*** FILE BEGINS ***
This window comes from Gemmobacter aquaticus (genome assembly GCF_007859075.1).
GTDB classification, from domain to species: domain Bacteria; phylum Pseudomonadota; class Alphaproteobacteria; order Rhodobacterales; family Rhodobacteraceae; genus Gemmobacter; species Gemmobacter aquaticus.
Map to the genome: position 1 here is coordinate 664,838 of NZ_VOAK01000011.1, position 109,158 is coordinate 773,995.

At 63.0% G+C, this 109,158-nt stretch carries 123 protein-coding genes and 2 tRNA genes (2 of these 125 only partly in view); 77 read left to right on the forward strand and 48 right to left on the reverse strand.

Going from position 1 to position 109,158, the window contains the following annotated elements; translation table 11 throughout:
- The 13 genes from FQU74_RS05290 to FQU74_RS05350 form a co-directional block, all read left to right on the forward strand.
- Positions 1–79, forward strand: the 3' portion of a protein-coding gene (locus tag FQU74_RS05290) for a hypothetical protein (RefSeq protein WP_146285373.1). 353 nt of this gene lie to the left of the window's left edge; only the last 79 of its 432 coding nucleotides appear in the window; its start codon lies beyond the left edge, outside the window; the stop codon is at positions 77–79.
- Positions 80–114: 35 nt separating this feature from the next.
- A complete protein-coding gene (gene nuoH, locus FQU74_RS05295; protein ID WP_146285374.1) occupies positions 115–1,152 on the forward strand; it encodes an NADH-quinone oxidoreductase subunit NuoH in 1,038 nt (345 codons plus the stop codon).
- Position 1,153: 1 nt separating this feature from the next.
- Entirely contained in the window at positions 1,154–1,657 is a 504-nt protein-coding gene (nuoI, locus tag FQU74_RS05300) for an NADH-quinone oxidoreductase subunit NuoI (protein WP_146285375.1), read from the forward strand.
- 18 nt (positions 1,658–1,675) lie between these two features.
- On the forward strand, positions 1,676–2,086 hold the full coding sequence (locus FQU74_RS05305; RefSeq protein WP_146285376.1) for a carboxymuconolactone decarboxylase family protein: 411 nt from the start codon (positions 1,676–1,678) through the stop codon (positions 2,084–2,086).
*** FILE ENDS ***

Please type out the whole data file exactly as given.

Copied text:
This window comes from Gemmobacter aquaticus (genome assembly GCF_007859075.1).
GTDB classification, from domain to species: domain Bacteria; phylum Pseudomonadota; class Alphaproteobacteria; order Rhodobacterales; family Rhodobacteraceae; genus Gemmobacter; species Gemmobacter aquaticus.
Map to the genome: position 1 here is coordinate 664,838 of NZ_VOAK01000011.1, position 109,158 is coordinate 773,995.

At 63.0% G+C, this 109,158-nt stretch carries 123 protein-coding genes and 2 tRNA genes (2 of these 125 only partly in view); 77 read left to right on the forward strand and 48 right to left on the reverse strand.

Going from position 1 to position 109,158, the window contains the following annotated elements; translation table 11 throughout:
- The 13 genes from FQU74_RS05290 to FQU74_RS05350 form a co-directional block, all read left to right on the forward strand.
- Positions 1–79, forward strand: the 3' portion of a protein-coding gene (locus tag FQU74_RS05290) for a hypothetical protein (RefSeq protein WP_146285373.1). 353 nt of this gene lie to the left of the window's left edge; only the last 79 of its 432 coding nucleotides appear in the window; its start codon lies beyond the left edge, outside the window; the stop codon is at positions 77–79.
- Positions 80–114: 35 nt separating this feature from the next.
- A complete protein-coding gene (gene nuoH, locus FQU74_RS05295; protein ID WP_146285374.1) occupies positions 115–1,152 on the forward strand; it encodes an NADH-quinone oxidoreductase subunit NuoH in 1,038 nt (345 codons plus the stop codon).
- Position 1,153: 1 nt separating this feature from the next.
- Entirely contained in the window at positions 1,154–1,657 is a 504-nt protein-coding gene (nuoI, locus tag FQU74_RS05300) for an NADH-quinone oxidoreductase subunit NuoI (protein WP_146285375.1), read from the forward strand.
- 18 nt (positions 1,658–1,675) lie between these two features.
- On the forward strand, positions 1,676–2,086 hold the full coding sequence (locus FQU74_RS05305; RefSeq protein WP_146285376.1) for a carboxymuconolactone decarboxylase family protein: 411 nt from the start codon (positions 1,676–1,678) through the stop codon (positions 2,084–2,086).